Stunt Car Racer
Copyright/Publisher: Microprose Software, Program Concept, Design & Programming By:
Geoff Crammond, With the Assistance of: Norah Crammond, Additional Graphics By:
John Cummins, Quality Control By: Peter Moreland, Manual Design By: Julie Burness,
Manual Design and Graphics By: Artistix UK, Manual By: Tony Middlehurst,
Martin Moth, Peter Jones & Geoff Crammond,
Release Year: 1989, Genre: Racing Sports, Number Of Players: 1 to 8

The rollercoaster ride of a lifetime!

The world's first official motor races were held in France in 1895, and the speed-blurred trip from there to 1989 is well covered in the manual. But it's the future that holds most excitement. The 1990s see all sorts of chemicals fill the petrol tanks of racing cars.

New, super-efficient engines, nitrous injection, and 'sticky' tyres mean 1998 races can accelerate at over 1G, or 0-60 mph in two seconds! With such incredible car performance, attention turns to the racing tracks. In 2006, 500ft elevated 'stunt tracks' with massive ski-jumps are introduced.

By 2008 the tracks have become unbelievably dangerous, but you're not scared, are you? After all, a fair proportion of your body ys synthetic, and dropping down to Division Four should make for a really easy first couple of races, shouldn't it?

Control of your supercar is relatively simple. Pushing forward on the joystick gives acceleration, pulling back brakes or - if you're at 0 mph - reverse (useful if you're dropped back on the track just before a big jump).

Once the joystick has been psuhed forward the car will continue to accelerate unless you brake. Pressing fire shoots nitrous into the engine, making flames come out of the exhausts for super-acceleration, but you've only got a limited amount.

Your car will automatically follow the road, unless it's airborne - as is often the case - but that doesn't make it easy! The dashboard has all the usual dials: speed, laptime and distance from your competitor, plus a chassic crack!

This is at the top of the screen, and lengthens during hard landings and tight corners - if it reaches the right-hand side, the car's wrecked and you retire (giving extra points to your opponent). There's also structural damage, shown by holes, which stays with you throughout the season (unless you're in 'easy' Division Four).

Your objective is to win Division One. There are four divisions, each with three drivers and two tracks. There's also a Super League for Division One Champions. This League takes you right back to the bottom of Div Four, but both you and your opponents can now accelerate much more quickly, with higher top speeds.

A racing season involves six racers - at the end, the driver at the top of the division is promoted. You get two points for a win, one for the fastest lap time.

Any of the tracks can be practised, although there is no opponent to race against. Your game position can also be saved, as well as a Hall of Fame with the fastest laptimes. If a season is going badly you can choose to 'replay', going back to your last save position.

There is also a multi-player mode. Up to eight players can participate, racing against computer opponents for the highest position. If you load in a single-player game position in the Super League, then you have access to all eight tracks and the superraces! The whole thing can, of course, be saved.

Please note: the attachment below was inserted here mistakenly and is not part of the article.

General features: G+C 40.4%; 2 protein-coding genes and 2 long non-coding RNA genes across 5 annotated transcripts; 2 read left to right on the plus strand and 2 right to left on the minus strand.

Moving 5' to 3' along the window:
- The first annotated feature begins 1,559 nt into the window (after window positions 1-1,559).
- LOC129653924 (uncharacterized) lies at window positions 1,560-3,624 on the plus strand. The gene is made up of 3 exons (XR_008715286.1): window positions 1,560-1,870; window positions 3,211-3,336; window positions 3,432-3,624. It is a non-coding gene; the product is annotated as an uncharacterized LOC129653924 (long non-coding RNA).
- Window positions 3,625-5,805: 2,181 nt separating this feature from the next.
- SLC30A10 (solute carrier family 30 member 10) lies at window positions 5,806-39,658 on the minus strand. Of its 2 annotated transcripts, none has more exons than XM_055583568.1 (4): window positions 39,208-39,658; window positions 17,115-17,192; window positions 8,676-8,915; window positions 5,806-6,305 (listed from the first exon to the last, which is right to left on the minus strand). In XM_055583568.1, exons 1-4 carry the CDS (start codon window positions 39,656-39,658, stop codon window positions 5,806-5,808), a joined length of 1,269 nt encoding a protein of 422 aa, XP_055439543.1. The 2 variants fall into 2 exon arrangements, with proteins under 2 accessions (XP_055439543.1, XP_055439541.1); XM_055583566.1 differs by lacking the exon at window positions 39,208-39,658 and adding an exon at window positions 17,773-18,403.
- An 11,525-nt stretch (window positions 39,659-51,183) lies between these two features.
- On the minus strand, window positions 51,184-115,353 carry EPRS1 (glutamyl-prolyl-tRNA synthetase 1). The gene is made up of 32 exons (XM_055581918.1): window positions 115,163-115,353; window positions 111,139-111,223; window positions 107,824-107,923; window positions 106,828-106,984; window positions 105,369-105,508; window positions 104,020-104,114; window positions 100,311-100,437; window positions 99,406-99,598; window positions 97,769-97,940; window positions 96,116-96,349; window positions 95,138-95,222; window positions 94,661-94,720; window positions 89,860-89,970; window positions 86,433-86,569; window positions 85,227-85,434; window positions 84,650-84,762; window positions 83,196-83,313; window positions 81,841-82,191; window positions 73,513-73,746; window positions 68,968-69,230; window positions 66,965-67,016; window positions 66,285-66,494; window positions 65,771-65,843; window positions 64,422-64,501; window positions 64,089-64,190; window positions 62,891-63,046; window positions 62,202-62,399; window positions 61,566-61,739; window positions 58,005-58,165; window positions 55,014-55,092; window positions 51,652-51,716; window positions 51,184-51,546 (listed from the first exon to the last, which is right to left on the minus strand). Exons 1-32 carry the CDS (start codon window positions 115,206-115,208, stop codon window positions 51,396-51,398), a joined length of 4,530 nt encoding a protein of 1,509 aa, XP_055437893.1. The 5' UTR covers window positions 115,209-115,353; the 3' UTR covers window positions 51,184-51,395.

This is one of the most ehilarating racing games I've ever played. The solid 3-D tracks move amazingly fast: akin to riding on a rollercoaster. But even better, you literally fly over jumps and come crashing down with a thump, the car wheels bobbing up realistically, only to bounce up into the air again.

And when you crash, it's really spectacular as the whole world seems to spin around before you hit the ground in a cloud of dust. I lost count of the times I wrecked my car, but the game is so much fun to play that it never got all all frustrating.

And with eight tortuous tracks and a whole host of different computer drivers - who all have their own driving styles - you should be kept playing for months.

Despite all those imminent, mega-hyped coin-op conversions of race games, it's unsurprising that the most imaginative is an original game. Racing on a nausea-inducing, rollercoaster race track is the sort of lunact you might expect of a Britisg programmer.

But could anyone but Geoff Revs Crammond make it this believable? The race track and competitor car move perfectly - at last a C64 game with solid 3-D vector graphics to boast about!

But beyond the first race, there's a big range of competitors and tracks all crammed - unbelievably - into a single load. Quite simple awesome. And while the Amiga isn't so technically amazing, it's just as playable and compulsive.

I've always looked to Geoff Crammond to deliver the goods - who can forget Revs and the classic The Sentinel. Geoff hasn't been around the scene of late, but now he's really surprised us all with what must be one of the best racer games this year (looks like that's going to be a common phrase this year), and all this with next to no hype.

The C64 game is obviously the most remarkable program with speed easily comparable to the Amiga game and a highly effective illusion of speed. I'd have liked more than one opponent to race against in the races to give it that much more of a race feeling.

But as it stands Stunt Car Race provides immense fun as you leap over obstacles, jump gaps and burn round corners with no thought for safety or margins of error - great stuff!


Thick manual with good racing history and hints, plus an amazing amount of options (see review).
Solid 3-D track graphics may not look amazing, but they move incredibly fast. The flaming engine and bouncing wheels are great too.
Effective engine revving stuff.
Very simple to get into...
...but winning a race is tough, making winning the league a substantial challenge.
The C64's technical boundaries get pushed back even further by a brill new game.